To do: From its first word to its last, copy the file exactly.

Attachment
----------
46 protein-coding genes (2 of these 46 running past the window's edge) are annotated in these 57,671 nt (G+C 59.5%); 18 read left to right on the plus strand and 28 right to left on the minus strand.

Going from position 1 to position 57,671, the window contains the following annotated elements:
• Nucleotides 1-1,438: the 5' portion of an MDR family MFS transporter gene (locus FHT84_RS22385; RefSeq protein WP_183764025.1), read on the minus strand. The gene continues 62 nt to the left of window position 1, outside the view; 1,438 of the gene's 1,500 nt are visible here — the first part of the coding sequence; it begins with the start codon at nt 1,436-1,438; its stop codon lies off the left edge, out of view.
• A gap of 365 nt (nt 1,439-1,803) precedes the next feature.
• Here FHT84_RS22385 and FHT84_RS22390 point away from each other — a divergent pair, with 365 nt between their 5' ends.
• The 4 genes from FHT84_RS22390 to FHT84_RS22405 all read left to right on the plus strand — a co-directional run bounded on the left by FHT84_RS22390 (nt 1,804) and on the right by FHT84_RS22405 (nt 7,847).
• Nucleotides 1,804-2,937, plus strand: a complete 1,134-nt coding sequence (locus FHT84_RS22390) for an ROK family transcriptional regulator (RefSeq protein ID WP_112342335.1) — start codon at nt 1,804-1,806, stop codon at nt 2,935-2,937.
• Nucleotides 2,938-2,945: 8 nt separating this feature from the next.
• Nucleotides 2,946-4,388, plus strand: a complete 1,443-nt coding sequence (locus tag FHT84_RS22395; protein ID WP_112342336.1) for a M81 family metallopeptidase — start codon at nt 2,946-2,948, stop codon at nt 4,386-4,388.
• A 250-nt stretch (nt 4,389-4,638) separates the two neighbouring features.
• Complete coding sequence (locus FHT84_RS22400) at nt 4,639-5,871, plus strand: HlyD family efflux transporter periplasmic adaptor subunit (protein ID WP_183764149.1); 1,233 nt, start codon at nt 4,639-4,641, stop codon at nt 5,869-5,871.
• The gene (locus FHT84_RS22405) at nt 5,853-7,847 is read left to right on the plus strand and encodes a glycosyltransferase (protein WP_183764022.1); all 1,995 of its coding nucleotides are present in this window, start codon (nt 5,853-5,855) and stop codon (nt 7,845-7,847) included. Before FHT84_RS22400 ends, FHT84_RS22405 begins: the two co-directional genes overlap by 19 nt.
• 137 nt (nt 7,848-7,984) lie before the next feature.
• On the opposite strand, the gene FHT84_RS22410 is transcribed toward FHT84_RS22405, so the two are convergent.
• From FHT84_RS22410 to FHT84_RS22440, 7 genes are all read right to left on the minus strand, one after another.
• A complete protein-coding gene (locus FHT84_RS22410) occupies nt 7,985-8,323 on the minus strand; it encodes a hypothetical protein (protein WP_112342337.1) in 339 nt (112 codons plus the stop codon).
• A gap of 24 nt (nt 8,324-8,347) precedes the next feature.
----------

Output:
46 protein-coding genes (2 of these 46 running past the window's edge) are annotated in these 57,671 nt (G+C 59.5%); 18 read left to right on the plus strand and 28 right to left on the minus strand.

Going from position 1 to position 57,671, the window contains the following annotated elements:
• Nucleotides 1-1,438: the 5' portion of an MDR family MFS transporter gene (locus FHT84_RS22385; RefSeq protein WP_183764025.1), read on the minus strand. The gene continues 62 nt to the left of window position 1, outside the view; 1,438 of the gene's 1,500 nt are visible here — the first part of the coding sequence; it begins with the start codon at nt 1,436-1,438; its stop codon lies off the left edge, out of view.
• A gap of 365 nt (nt 1,439-1,803) precedes the next feature.
• Here FHT84_RS22385 and FHT84_RS22390 point away from each other — a divergent pair, with 365 nt between their 5' ends.
• The 4 genes from FHT84_RS22390 to FHT84_RS22405 all read left to right on the plus strand — a co-directional run bounded on the left by FHT84_RS22390 (nt 1,804) and on the right by FHT84_RS22405 (nt 7,847).
• Nucleotides 1,804-2,937, plus strand: a complete 1,134-nt coding sequence (locus FHT84_RS22390) for an ROK family transcriptional regulator (RefSeq protein ID WP_112342335.1) — start codon at nt 1,804-1,806, stop codon at nt 2,935-2,937.
• Nucleotides 2,938-2,945: 8 nt separating this feature from the next.
• Nucleotides 2,946-4,388, plus strand: a complete 1,443-nt coding sequence (locus tag FHT84_RS22395; protein ID WP_112342336.1) for a M81 family metallopeptidase — start codon at nt 2,946-2,948, stop codon at nt 4,386-4,388.
• A 250-nt stretch (nt 4,389-4,638) separates the two neighbouring features.
• Complete coding sequence (locus FHT84_RS22400) at nt 4,639-5,871, plus strand: HlyD family efflux transporter periplasmic adaptor subunit (protein ID WP_183764149.1); 1,233 nt, start codon at nt 4,639-4,641, stop codon at nt 5,869-5,871.
• The gene (locus FHT84_RS22405) at nt 5,853-7,847 is read left to right on the plus strand and encodes a glycosyltransferase (protein WP_183764022.1); all 1,995 of its coding nucleotides are present in this window, start codon (nt 5,853-5,855) and stop codon (nt 7,845-7,847) included. Before FHT84_RS22400 ends, FHT84_RS22405 begins: the two co-directional genes overlap by 19 nt.
• 137 nt (nt 7,848-7,984) lie before the next feature.
• On the opposite strand, the gene FHT84_RS22410 is transcribed toward FHT84_RS22405, so the two are convergent.
• From FHT84_RS22410 to FHT84_RS22440, 7 genes are all read right to left on the minus strand, one after another.
• A complete protein-coding gene (locus FHT84_RS22410) occupies nt 7,985-8,323 on the minus strand; it encodes a hypothetical protein (protein WP_112342337.1) in 339 nt (112 codons plus the stop codon).
• A gap of 24 nt (nt 8,324-8,347) precedes the next feature.